By Jeff Brumley
Cooperative Baptist Fellowship leader Suzii Paynter describes Rob Sellers as a superb scholar dedicated to interfaith work.
Roy Medley of the American Baptist Churches USA and the National Council of Churches lauds Sellers’ skill at building bridges between people and faiths.
If this and other high praise for Sellers — shared recently by Hardin-Simmons University — is any indication, then Sellers will be ideally suited to his new role as chairman of the Parliament of World Religions.
Sellers is professor of theology and missions at HSU’s Logsdon Seminary in Abilene, Texas.
But teaching is his day job. Interfaith work has become a passion for Sellers after a period living overseas and during the last five years when he has become increasingly involved with the parliament.
The parliament is a global organization created to foster harmony among the world’s religious traditions. Its goal is to engage with global institutions to achieve a just and peaceful world, according to its website.
Sellers is only the second Baptist to chair the organization. The first was American Baptist Bob Thompson, who now holds the title of chairman emeritus, according to the organization’s website.
Medley said Sellers will show the world that Baptists can respect and defend the religious rights of others.
Sellers told Baptist News Global he’s eager to assume the chairmanship at a time when the interfaith movement is increasingly visible and important in the United States and internationally. His role at the parliament will include continuing to help larger and grassroots groups around the globe connect.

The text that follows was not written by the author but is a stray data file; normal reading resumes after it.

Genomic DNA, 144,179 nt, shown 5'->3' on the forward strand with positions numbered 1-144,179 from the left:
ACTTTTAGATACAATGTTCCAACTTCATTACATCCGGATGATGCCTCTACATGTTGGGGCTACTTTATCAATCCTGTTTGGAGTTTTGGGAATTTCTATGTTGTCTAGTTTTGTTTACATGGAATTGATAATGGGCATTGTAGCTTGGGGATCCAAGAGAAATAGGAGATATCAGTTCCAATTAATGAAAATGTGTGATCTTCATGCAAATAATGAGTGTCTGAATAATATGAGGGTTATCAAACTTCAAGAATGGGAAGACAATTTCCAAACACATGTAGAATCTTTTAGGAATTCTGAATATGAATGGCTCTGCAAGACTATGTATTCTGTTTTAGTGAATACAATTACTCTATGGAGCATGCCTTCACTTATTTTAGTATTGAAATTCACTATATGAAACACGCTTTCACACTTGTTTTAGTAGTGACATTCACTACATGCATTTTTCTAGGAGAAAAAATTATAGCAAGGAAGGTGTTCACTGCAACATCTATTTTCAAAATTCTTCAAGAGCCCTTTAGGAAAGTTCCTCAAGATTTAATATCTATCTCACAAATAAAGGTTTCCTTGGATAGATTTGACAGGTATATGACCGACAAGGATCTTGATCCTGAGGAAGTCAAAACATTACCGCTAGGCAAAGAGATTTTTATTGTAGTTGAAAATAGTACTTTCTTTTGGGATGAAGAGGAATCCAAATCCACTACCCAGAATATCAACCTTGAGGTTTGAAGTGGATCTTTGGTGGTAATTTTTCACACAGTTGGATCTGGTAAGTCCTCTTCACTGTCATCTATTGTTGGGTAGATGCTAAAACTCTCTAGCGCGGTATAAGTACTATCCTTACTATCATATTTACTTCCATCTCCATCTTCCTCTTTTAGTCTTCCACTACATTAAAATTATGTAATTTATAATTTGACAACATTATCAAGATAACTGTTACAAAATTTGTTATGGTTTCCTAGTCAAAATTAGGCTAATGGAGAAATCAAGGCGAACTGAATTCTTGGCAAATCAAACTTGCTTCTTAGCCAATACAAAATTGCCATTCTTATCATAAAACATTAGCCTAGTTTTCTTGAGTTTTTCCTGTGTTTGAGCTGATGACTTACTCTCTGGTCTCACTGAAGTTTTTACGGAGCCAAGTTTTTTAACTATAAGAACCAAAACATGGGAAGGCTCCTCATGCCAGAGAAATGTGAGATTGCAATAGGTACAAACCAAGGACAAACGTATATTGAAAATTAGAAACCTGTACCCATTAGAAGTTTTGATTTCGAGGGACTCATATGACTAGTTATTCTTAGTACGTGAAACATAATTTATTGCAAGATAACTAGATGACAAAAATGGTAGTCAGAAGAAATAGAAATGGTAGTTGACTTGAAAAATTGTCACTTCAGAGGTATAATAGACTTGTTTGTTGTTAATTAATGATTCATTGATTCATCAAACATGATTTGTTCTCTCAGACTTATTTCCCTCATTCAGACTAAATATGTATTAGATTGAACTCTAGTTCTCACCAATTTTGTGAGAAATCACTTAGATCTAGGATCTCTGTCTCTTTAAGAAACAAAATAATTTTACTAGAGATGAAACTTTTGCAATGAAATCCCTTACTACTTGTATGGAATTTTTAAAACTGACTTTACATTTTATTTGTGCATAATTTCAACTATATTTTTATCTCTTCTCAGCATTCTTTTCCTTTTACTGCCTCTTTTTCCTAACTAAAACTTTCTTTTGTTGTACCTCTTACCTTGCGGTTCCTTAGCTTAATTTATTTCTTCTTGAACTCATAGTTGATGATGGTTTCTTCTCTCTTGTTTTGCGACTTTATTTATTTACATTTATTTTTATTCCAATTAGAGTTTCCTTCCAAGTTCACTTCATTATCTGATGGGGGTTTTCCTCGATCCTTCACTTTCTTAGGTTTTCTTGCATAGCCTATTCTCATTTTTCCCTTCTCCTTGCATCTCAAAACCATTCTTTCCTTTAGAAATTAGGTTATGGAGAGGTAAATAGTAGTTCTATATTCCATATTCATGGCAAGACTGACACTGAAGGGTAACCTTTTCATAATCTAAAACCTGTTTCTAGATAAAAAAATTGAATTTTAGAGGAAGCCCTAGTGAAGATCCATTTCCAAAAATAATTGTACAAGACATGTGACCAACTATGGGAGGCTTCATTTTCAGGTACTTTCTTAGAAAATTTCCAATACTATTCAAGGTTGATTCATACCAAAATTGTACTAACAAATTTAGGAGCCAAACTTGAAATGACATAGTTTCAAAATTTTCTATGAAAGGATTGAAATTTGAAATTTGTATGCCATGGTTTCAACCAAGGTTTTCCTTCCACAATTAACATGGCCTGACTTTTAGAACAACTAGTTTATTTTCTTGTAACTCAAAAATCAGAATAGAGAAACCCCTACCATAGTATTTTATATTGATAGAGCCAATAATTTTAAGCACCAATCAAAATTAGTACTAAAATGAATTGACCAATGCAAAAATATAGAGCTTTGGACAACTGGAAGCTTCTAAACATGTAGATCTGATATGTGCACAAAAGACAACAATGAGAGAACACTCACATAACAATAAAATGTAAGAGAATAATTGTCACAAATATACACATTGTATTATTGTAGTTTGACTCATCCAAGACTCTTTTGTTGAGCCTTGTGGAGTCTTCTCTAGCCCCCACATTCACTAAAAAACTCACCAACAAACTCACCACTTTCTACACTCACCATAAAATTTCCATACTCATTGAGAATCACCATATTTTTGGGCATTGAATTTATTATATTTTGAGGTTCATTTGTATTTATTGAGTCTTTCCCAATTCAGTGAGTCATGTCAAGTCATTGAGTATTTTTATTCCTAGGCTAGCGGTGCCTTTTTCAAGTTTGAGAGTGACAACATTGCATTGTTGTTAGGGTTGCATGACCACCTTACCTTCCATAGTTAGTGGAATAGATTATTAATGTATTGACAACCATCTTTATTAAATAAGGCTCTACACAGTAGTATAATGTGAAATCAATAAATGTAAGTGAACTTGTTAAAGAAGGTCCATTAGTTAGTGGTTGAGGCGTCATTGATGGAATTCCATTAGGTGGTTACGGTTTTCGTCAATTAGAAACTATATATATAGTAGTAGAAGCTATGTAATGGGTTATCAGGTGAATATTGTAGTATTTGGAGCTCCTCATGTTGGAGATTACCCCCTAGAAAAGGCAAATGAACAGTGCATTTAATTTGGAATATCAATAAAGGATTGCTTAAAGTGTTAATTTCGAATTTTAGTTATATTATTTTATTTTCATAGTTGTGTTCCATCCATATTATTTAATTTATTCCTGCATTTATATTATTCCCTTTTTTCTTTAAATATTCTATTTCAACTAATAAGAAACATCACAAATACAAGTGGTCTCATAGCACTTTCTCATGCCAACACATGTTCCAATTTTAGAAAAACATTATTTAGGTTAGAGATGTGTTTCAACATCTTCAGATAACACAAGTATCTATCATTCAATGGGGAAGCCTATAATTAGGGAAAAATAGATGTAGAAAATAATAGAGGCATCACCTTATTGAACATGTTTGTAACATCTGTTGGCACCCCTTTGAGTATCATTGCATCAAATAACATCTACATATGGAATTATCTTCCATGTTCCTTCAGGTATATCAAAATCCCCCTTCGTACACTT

“We need to be united,” he said in an interview about his chairmanship, which begins in January 2016. “People are very aware of the fact that we live in a pluralistic world and that we have neighbors of other faiths living around us.”
Following is more of Sellers’ interview with BNG.
Were you always open to interfaith work, or has it been more of an evolution for you?
It was an evolution because I grew up in a Baptist family and my dad was a Baptist pastor in Florida and both my parents were very open minded. … Later, living in Indonesia for many years among so many other peoples who followed other faith traditions, I became more interested in other religions and other ways of life. … When we came back to the U.S. in 1996, we subsequently … got more involved in the Abilene Interfaith movement, National Council of Churches, Baptist World Alliance and so forth. … So it’s been a progression.
What is your history with the parliament?
I have been involved with the parliament for five years. I was named to be a trustee of the board and during these five years I’ve served on various committees and … become more and more active as time has gone on. … I have also served as a vice chair of the board … I have found this as a way for me to express my own ecumenism and my appreciation of other faiths.
You’ve described your service as a counterpoint to some ungracious things prominent Baptists have said through the years. Can you elaborate on that?